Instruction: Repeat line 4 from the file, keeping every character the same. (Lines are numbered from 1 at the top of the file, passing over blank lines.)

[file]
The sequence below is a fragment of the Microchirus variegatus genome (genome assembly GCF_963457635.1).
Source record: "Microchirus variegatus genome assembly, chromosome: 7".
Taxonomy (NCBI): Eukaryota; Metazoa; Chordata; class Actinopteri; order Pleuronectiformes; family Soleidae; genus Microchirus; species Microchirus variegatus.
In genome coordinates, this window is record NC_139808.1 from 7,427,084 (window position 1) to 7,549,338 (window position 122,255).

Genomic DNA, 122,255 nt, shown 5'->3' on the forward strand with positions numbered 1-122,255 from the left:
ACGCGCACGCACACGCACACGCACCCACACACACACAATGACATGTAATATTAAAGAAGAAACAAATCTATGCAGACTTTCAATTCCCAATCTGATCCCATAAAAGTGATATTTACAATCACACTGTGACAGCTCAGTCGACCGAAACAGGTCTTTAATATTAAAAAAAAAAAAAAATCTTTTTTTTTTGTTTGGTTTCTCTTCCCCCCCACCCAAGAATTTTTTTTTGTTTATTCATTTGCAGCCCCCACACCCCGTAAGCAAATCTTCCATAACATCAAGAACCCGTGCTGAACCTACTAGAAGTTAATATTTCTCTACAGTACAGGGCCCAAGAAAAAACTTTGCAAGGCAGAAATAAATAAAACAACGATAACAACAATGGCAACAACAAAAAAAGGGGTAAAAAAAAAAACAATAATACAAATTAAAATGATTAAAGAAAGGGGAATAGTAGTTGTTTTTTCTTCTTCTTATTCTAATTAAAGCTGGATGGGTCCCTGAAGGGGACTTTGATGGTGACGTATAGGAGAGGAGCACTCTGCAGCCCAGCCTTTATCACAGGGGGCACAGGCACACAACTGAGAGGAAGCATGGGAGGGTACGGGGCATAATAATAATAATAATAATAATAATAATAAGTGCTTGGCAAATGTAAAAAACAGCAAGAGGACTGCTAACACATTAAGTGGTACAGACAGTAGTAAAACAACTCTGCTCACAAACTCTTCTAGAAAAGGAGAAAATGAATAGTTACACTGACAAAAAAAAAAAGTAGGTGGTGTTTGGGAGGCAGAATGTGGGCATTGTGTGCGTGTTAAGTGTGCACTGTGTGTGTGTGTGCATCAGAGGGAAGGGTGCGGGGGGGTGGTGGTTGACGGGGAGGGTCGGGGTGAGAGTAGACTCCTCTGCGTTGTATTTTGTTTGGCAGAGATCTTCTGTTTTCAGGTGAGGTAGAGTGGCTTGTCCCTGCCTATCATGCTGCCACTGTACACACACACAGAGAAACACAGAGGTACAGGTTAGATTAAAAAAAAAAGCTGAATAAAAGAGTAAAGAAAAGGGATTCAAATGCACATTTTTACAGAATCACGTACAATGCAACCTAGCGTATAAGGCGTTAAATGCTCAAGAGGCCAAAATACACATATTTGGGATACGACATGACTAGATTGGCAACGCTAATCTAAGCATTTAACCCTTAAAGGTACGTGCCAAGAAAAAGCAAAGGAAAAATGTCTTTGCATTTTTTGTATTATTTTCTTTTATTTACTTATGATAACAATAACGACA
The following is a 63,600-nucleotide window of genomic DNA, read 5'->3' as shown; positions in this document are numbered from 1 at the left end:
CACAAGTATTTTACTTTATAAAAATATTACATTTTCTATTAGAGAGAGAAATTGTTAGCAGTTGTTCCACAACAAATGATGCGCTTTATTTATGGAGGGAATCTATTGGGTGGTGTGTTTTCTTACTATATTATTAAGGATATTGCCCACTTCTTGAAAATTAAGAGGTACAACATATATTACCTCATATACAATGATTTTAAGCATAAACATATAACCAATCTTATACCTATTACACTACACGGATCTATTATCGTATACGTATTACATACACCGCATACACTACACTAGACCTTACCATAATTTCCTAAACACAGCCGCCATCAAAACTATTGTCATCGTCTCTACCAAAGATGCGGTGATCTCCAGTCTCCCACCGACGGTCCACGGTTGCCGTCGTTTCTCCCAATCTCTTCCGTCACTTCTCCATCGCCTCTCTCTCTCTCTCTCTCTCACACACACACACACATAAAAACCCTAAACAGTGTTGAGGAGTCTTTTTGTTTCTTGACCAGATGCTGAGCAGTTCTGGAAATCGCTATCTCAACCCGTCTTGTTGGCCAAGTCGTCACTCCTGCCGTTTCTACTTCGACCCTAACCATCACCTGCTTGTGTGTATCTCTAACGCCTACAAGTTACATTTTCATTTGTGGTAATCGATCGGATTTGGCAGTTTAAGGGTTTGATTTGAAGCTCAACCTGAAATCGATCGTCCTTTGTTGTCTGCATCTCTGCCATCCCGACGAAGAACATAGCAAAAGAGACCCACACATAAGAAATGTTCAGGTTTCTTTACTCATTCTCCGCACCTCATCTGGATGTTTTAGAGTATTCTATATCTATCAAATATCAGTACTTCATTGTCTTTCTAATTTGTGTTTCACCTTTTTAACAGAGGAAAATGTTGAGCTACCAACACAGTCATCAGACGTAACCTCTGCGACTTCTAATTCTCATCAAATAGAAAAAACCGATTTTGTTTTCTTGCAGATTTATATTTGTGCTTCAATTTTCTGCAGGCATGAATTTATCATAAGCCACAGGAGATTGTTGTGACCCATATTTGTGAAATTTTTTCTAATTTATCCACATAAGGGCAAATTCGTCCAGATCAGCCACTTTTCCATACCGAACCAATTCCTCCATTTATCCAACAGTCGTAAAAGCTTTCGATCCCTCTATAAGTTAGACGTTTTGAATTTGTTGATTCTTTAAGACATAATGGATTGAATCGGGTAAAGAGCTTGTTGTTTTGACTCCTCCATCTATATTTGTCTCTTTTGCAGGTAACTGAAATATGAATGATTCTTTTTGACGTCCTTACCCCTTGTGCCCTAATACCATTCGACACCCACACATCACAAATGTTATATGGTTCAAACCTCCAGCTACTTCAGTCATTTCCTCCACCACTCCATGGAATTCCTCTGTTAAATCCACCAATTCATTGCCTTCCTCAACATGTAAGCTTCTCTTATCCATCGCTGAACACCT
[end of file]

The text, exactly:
In genome coordinates, this window is record NC_139808.1 from 7,427,084 (window position 1) to 7,549,338 (window position 122,255).